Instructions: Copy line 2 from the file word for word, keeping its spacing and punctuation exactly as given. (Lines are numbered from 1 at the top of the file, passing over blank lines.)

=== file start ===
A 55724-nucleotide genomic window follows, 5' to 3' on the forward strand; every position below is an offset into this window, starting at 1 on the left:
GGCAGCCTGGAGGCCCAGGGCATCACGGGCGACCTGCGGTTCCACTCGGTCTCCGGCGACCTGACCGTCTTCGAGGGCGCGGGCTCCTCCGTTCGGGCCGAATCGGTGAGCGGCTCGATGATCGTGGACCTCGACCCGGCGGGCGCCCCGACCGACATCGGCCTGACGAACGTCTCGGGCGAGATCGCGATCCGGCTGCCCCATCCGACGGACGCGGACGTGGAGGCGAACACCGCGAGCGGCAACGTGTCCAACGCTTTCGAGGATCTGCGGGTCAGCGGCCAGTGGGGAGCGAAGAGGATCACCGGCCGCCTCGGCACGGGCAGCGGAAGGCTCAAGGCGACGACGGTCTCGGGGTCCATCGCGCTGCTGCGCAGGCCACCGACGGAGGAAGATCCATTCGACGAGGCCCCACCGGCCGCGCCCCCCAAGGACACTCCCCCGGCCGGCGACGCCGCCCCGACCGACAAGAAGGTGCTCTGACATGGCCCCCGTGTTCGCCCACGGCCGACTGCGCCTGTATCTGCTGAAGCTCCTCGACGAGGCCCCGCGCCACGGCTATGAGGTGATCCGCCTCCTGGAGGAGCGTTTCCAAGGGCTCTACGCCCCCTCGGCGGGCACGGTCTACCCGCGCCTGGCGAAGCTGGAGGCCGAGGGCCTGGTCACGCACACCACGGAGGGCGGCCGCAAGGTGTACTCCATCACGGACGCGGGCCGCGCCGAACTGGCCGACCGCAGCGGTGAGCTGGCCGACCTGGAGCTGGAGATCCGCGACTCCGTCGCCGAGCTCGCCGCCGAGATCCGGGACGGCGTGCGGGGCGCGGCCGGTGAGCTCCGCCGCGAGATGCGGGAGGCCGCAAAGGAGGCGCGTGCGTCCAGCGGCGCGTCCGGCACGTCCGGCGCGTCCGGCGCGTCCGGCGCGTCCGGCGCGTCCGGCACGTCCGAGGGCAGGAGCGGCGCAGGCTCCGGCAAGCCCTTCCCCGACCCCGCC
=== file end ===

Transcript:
GGCAGCCTGGAGGCCCAGGGCATCACGGGCGACCTGCGGTTCCACTCGGTCTCCGGCGACCTGACCGTCTTCGAGGGCGCGGGCTCCTCCGTTCGGGCCGAATCGGTGAGCGGCTCGATGATCGTGGACCTCGACCCGGCGGGCGCCCCGACCGACATCGGCCTGACGAACGTCTCGGGCGAGATCGCGATCCGGCTGCCCCATCCGACGGACGCGGACGTGGAGGCGAACACCGCGAGCGGCAACGTGTCCAACGCTTTCGAGGATCTGCGGGTCAGCGGCCAGTGGGGAGCGAAGAGGATCACCGGCCGCCTCGGCACGGGCAGCGGAAGGCTCAAGGCGACGACGGTCTCGGGGTCCATCGCGCTGCTGCGCAGGCCACCGACGGAGGAAGATCCATTCGACGAGGCCCCACCGGCCGCGCCCCCCAAGGACACTCCCCCGGCCGGCGACGCCGCCCCGACCGACAAGAAGGTGCTCTGACATGGCCCCCGTGTTCGCCCACGGCCGACTGCGCCTGTATCTGCTGAAGCTCCTCGACGAGGCCCCGCGCCACGGCTATGAGGTGATCCGCCTCCTGGAGGAGCGTTTCCAAGGGCTCTACGCCCCCTCGGCGGGCACGGTCTACCCGCGCCTGGCGAAGCTGGAGGCCGAGGGCCTGGTCACGCACACCACGGAGGGCGGCCGCAAGGTGTACTCCATCACGGACGCGGGCCGCGCCGAACTGGCCGACCGCAGCGGTGAGCTGGCCGACCTGGAGCTGGAGATCCGCGACTCCGTCGCCGAGCTCGCCGCCGAGATCCGGGACGGCGTGCGGGGCGCGGCCGGTGAGCTCCGCCGCGAGATGCGGGAGGCCGCAAAGGAGGCGCGTGCGTCCAGCGGCGCGTCCGGCACGTCCGGCGCGTCCGGCGCGTCCGGCGCGTCCGGCGCGTCCGGCACGTCCGAGGGCAGGAGCGGCGCAGGCTCCGGCAAGCCCTTCCCCGACCCCGCC